A quiet but confident child, he fell immediately in love with the piano after taking 15-cent lessons at the community center, and hustled his way into jamming with every local musician he could. He won Amateur Night at the Apollo so many times he was banned by the time he was 13. He attended the prestigious Stuyvesant High School, but dropped out to tour the South as an accompanist for a traveling preacher. Unlike the jazzman who travels north with an instrument case and a dream, Monk was, almost by birth, an apartment dweller, a man utterly at home in the dense and sardonic temperament of Manhattan.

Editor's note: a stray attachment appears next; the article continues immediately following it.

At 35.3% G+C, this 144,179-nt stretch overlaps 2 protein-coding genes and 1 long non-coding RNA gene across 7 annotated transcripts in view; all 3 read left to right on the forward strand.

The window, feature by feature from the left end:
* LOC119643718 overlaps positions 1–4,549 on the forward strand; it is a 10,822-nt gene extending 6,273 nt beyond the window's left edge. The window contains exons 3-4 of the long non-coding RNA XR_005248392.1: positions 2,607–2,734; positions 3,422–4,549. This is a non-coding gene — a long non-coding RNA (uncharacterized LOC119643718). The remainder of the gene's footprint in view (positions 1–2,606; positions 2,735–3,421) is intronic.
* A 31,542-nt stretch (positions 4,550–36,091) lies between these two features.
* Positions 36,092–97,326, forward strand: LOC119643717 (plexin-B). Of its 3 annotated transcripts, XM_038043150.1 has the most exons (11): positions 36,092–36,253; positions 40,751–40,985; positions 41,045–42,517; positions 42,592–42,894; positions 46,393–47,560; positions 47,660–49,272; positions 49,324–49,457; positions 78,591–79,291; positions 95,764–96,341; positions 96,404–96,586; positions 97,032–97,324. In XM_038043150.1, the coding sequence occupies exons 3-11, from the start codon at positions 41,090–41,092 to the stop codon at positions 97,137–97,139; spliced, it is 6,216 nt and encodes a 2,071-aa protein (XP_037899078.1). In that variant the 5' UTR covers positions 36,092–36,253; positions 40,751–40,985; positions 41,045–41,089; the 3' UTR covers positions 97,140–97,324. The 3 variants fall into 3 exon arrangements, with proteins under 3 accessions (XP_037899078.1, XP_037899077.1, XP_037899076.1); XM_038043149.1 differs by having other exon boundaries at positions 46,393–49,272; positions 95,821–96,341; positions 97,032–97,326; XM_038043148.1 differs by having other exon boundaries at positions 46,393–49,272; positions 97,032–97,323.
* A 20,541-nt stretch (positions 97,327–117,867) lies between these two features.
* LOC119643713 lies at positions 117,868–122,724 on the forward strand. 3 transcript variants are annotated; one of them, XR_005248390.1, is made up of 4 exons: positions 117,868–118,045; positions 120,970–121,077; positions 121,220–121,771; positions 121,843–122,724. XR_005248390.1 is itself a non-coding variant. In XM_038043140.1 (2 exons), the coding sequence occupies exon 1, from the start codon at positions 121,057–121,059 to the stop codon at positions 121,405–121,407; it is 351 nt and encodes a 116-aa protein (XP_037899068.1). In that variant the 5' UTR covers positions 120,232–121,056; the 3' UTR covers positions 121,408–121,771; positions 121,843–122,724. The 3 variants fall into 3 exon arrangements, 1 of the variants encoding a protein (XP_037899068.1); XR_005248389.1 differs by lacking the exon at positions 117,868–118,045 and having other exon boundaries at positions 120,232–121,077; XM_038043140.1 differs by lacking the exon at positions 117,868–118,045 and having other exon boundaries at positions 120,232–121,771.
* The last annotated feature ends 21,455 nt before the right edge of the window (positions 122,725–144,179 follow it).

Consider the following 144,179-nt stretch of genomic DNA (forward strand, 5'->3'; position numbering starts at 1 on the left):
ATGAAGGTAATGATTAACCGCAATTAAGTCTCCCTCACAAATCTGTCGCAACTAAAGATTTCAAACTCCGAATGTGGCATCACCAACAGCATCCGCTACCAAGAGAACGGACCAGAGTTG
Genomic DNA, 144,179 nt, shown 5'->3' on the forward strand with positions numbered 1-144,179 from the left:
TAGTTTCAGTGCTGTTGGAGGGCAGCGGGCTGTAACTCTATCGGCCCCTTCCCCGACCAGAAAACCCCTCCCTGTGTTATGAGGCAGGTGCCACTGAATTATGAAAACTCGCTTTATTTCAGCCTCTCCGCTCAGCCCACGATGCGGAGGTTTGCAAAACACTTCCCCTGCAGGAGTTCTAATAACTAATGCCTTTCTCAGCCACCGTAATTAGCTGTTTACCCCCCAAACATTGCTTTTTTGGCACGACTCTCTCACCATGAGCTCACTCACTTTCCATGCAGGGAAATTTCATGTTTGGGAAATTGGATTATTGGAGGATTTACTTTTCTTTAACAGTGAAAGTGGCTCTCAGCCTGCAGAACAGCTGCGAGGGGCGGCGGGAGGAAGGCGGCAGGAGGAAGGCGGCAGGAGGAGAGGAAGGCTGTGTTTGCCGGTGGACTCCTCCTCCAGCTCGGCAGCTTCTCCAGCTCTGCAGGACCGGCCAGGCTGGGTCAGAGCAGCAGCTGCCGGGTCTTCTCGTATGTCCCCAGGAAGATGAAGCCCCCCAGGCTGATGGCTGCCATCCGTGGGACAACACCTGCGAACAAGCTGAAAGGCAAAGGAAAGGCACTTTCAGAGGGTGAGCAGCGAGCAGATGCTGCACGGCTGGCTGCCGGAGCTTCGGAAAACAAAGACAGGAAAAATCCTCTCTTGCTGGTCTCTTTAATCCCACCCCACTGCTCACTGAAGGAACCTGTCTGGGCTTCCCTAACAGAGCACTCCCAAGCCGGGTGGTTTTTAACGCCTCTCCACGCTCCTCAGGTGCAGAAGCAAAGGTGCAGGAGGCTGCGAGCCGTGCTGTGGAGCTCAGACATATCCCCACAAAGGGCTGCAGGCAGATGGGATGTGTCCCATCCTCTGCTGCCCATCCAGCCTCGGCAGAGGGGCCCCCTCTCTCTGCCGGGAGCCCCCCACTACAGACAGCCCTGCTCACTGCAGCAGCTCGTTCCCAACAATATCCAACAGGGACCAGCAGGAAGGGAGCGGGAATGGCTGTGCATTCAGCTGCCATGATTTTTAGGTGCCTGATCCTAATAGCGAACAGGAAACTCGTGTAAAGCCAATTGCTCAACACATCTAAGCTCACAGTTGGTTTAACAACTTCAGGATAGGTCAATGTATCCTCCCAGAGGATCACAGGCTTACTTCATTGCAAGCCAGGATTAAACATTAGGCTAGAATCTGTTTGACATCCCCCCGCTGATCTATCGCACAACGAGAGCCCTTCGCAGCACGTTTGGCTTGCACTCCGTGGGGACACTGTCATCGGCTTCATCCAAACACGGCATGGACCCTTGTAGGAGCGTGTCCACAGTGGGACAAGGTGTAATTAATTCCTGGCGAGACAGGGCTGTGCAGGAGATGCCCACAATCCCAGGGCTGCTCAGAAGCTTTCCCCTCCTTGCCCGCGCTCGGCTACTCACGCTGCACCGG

He was already experimenting with his brand of off-kilter boogie woogie by the time he reached his late teens. A master of stride piano, he forged his sound from pieces left by the jaunty traditions of Jelly Roll Morton and James P. Johnson, self-accompanying pianists who insisted you dance rather than listen. But Monk approached this style with a vicious sarcasm that was at once beautiful and contentious. Behold his sharp re-working of the 1925 Vaudeville tune “Dinah,” a piece previously treated as a blithe soundtrack to early Max Fleischer cartoons and made famous by novelty quartet the Mills Brothers. Monk’s take appears on the 1964 masterpiece Solo Monk, released on Columbia Records. He flashes his stride chops to glittering and playful effect, entertaining with the cunning of his right hand, while the left dexterously covers vast stretches of the keyboard. The upshot is a savvy rendering of a goofy love song. A day at the amusement park. A shared sundae and a dollop of whipped cream on the nose. It’s the audio version of those old-timey pictures of lovers posing on a paper moon. But Monk’s tendency to occasionally drop a wrong note—to pound out a dissonant thud in the bass run—lends a comedic, if satirical, edge. The tune, by Harry Akst, written for the vaudeville show “The New Plantation,” has been recorded by Chet Baker, Cab Calloway, Bing Crosby, Duke Ellington, and many more. But only Monk’s version unpacks the song’s fluffy innocence to reveal something wry underneath.